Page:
Sunday 29 March 2015


There are five rings in the Olympic flag. They signify inhabited continents of the world - Asia, Africa, Americas, Australia and Europe. A truly international platform consisting of events from different sports where athletes from all over the world from these continents come and compete for the top honours. 

In cricket, it is relatively a very small group of nations. The challenge are the conditions and champions are those who master and excel in different environment. Australia for the past three decades have been a dominant force in the limited overs and today they won their fifth World Cup victory. With it, they also became the only country to have won their World Cups in all the five inhabited continents where cricket is played.

It all started in 1987 at Eden Gardens, Kolkata when they won their maiden trophy against the run of play. Allan Border, a tough cricketer and a great leader marshaled his young team of players and was instrumental in guiding the squad to win against their arch-rivals England. Asia, check!

Twelve years later, in 1999 it was the turn of Steve Waugh, who inspired through his batting and leadership first to qualify into the knock-outs and to see his bowlers deliver in the semi-finals and the finals against South Africa and Pakistan respectively. Europe, check!

In 2003, World Cup fever hits Africa for the first time, and Australia by then were consistently winning most of their matches in ODIs and Tests. They continued their dominance and were hardly stretched throughout the tournament and in the finals at Johannesburg, Ricky Ponting single-handedly took the World Cup away from the Indians courtesy of a captain's innings. The total was just too much for the Indians and they fell short by a large margin. Africa, check!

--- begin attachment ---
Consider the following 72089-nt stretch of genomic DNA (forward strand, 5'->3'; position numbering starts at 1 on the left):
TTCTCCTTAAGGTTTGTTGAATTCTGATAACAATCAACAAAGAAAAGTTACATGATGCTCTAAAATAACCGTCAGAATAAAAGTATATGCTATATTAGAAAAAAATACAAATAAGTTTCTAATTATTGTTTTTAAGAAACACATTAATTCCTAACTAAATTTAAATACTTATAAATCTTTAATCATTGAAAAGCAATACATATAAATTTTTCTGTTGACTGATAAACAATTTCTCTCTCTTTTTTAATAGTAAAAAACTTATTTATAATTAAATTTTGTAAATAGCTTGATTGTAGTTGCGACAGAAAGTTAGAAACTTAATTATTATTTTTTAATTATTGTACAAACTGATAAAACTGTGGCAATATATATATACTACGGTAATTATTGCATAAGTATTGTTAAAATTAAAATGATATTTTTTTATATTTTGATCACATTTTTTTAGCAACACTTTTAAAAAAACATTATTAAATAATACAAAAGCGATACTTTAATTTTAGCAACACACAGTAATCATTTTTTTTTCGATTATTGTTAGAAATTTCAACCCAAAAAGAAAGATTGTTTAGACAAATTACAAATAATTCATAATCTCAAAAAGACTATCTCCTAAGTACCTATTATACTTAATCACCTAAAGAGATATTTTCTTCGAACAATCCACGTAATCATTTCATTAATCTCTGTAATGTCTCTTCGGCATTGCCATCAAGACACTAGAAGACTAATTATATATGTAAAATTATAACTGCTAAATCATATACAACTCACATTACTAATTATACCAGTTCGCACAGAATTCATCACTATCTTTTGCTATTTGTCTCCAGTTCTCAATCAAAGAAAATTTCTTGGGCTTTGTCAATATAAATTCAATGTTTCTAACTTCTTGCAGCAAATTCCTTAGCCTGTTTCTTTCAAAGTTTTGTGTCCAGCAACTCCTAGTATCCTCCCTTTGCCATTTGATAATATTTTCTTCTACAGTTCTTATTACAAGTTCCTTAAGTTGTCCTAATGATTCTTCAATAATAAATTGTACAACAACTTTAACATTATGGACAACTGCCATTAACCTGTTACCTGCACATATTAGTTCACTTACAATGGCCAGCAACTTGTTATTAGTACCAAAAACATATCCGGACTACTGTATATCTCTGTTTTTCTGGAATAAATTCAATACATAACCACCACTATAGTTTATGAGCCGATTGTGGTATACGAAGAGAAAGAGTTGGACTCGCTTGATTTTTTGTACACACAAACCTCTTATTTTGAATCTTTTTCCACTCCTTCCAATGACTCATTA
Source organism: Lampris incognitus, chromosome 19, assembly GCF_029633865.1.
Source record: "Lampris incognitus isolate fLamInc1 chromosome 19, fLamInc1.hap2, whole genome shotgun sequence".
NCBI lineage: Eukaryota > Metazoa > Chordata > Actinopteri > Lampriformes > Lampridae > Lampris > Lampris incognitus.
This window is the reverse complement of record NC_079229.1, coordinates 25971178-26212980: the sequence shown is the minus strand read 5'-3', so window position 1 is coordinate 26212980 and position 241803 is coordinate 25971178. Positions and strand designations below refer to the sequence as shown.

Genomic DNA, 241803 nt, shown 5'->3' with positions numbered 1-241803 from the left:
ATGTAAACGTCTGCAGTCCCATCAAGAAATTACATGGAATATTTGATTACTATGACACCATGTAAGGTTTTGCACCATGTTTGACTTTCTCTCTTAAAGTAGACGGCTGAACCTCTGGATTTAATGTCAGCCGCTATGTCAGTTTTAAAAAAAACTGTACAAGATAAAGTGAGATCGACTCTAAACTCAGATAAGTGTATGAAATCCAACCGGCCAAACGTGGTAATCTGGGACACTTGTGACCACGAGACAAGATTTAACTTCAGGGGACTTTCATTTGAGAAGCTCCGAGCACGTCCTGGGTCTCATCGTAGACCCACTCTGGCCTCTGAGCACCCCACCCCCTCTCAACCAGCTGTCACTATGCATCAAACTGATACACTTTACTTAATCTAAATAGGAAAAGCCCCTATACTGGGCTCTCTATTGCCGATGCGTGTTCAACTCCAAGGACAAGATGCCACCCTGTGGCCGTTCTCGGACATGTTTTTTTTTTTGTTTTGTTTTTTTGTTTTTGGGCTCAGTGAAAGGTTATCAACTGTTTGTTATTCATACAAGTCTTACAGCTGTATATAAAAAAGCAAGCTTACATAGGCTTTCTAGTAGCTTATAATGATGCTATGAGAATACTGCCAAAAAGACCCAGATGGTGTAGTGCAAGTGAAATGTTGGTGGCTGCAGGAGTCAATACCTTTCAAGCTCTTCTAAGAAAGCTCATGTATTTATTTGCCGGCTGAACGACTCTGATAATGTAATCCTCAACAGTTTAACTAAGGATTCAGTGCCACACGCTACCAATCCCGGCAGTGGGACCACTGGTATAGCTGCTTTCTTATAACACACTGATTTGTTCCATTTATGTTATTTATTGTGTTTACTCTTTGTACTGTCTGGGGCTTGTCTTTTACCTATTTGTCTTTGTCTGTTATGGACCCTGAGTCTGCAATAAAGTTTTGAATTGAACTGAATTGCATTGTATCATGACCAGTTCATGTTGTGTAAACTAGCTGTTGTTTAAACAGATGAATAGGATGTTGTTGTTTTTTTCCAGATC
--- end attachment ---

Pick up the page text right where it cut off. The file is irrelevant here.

With rotation policy of awarding World Cups in full swing, it was the turn of the Caribbean islands to host the 2007 World Cup. Ricky Ponting and his team once again entered as favourites and at the end of it, it was hardly a surprise when they claimed their 4th title without losing a match. Americas, check!

If there is one place this team would have loved to win, it was in front of their home crowd. This year, there was an opportunity. Teams have hardly beaten Australia in their home matches in the recent years and they started the tournament as the #1 team. In spite of losing their group match against New Zealand, the team always remained a strong contender. Since that loss at Eden Park against their Trans-Tasman rival, they were hardly challenged in the following matches. The bowling was a big plus and in the end it was the bowlers who delivered with Mitchell Starc leading the attack. His 22 wickets along with the strike force of Johnson, accuracy of Hazelwood and variations of Faulkner paved the way for their fifth title and a first in their home continent.

In Melbourne, just as Steven Smith scored the winning runs, one could see the excitement - but it was as if the victory was expected. There were no emotions but for joy, the victory seemed from the players interviews that it was just another game. The enthusiasm of 1987 was missing, the jubilant faces from the 1999 was missing and like the previous two World Cup wins, this World Cup win too was a mere formality. Maybe it is the favourite's curse if you may call it; emotions flow if there is an upset or when you are the underdog. I am sure, the scenes would have been different had New Zealand been on the winning side.

In the end, who cares as long as you have one more World Cup in your cupboard. The fever of the World Cup would die down in a few weeks time and Michael Clarke would have plenty of time to reflect upon his wonderful ODI career both as a player and as a captain. Four captains, five World Cup titles and all of them in five different continents. Needless to say, we just witnessed one of the cricketing greats just go about their usual business and have claimed what they feel is rightfully theirs - the Cricket World Cup. 

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